The time challenge

“It’s not easy being popular,” said one GenY fashion designer referring to the 300-plus names he has listed as ‘friends’ on FaceBook. For a professional; it can be just another item on the ‘to do’ list. You put all those (social network) icons on your email, your website, displaying; advertising the fact that you’re a member and inviting a click or two. But here’s the challenge: readers have a high expectation that sites will be refreshed and updated often and on a regular basis.

Some professionals simply will not have time for this, yet the responsibility is overwhelming, so someone needs to do this. Answer? Delegate or get a VA (virtual assistant) the newest ‘resource’ for busy professionals. This employee needs to be a content producer, presenting current data, information, or video for weekly visitors to the site. There needs to be meaningful content put forward.

And here’s why it matters:

  • MySpace has over 185 million users, split evenly between men and women 14 to 34 years old. Twenty-five percent of them are in the U.S.
  • FaceBook has over 110 million readers, more women than men. The majority of these users–80 percent–are under 30 years old and half of all FaceBookers are located in the U.S., Great Britain and Canada.

LinkedIn users have an average age of 41, and 26 million readers. Men make up 64 percent of the audience. Their average household income is $109,000. Twitter has 3 million readers, two-thirds of whom are men 18 to 34 years old.


Anton Pearce is know online as ‘The Profit Mentor’. If you’re a coach, therapist or personal growth professional, Anton can help you grow your business online, turn your expertise into profitable new income streams and help more people – without working longer hours. All using marketing & social media strategies that protect and enhance your reputation. Visit http://antonpearce.com for more free resources.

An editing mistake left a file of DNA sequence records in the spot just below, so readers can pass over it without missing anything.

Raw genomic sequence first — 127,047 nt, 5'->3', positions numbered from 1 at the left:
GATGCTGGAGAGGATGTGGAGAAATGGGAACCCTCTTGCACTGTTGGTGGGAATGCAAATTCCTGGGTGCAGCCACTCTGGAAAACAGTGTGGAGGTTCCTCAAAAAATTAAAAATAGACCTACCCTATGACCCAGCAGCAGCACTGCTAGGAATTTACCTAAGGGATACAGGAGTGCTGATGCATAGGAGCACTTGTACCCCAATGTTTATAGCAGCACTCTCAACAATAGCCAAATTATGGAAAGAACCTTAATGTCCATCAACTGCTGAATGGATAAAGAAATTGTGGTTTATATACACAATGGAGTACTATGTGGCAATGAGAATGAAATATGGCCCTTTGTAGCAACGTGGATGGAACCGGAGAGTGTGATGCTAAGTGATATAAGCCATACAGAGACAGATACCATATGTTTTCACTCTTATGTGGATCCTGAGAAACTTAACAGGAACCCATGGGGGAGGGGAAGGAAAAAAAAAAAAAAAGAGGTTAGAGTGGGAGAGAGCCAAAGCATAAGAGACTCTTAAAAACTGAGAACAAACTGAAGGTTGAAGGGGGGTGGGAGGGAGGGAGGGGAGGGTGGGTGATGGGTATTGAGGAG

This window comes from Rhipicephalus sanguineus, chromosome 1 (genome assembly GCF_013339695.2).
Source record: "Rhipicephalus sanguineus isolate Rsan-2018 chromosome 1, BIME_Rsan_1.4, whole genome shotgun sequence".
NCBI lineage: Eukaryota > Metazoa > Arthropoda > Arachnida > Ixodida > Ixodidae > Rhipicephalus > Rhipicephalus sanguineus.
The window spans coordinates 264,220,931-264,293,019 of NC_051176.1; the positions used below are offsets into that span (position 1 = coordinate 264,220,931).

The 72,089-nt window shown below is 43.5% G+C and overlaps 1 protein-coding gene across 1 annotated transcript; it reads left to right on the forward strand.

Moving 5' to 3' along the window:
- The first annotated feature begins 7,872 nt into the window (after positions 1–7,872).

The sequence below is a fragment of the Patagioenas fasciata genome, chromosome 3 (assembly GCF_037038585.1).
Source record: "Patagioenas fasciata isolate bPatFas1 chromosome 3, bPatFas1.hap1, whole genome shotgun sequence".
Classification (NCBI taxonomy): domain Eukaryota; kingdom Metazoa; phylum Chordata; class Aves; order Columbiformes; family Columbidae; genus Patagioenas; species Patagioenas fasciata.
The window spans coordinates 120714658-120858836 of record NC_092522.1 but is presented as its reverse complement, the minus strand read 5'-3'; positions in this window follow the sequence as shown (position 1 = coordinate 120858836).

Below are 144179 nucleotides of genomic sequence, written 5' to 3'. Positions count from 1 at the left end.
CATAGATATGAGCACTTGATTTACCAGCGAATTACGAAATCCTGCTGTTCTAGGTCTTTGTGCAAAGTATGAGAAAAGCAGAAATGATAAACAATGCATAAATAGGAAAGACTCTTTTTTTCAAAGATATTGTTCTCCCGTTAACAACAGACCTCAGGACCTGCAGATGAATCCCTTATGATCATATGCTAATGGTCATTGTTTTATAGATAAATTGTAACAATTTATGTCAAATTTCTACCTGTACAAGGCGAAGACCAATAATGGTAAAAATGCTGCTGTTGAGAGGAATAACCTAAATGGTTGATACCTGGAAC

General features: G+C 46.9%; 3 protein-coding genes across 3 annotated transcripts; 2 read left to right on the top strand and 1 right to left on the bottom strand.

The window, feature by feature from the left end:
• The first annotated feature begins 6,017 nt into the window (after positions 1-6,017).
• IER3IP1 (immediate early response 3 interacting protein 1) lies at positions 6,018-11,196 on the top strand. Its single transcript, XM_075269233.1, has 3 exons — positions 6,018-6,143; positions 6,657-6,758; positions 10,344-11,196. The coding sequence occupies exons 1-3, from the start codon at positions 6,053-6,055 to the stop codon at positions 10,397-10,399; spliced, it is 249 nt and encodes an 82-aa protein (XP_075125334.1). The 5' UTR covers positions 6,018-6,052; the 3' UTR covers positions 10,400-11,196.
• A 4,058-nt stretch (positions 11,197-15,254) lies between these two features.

7 Responses to “Stretching the Marketing Budget: Social Networking

    avatar Stretching the Marketing Budget: Social Networking | Axis Web Host says:

    […] Stretching the Marketing Budget: Social Networking June 1st, 2009 | Categories: Webmaster Articles | Tags: Budgets, Consumer Behaviour, Economic Conditions, Google, Internet Today, Leonard Cohen, Marketing Budget, Marketing Tool, Personal Development, Professional Lives, Prospective Clients, Relationship With Clients, Restraints, Social Marketing, Social Networking, Star Trek, Using Social Networks, Valuable Marketing, Vital Resource, Warp Speed […]

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    avatar John says:

    I once outsourced a link builder from the Philippines and I was really surprised when my agent told me that Facebook is blocked on their company. I had to eMail them about this to allow my agent on accessing Facebook. Facebook has become an integral part of any marketing strategy.

    avatar Josh says:

    Would it be more nice to say, instead of “transparency”, to say “integrity”? I think that’s where the shift is happening.

    Thanks for the content you have posted relating to Social Networking.
    It contains solid concepts on marketing. Just keep it up by posting more.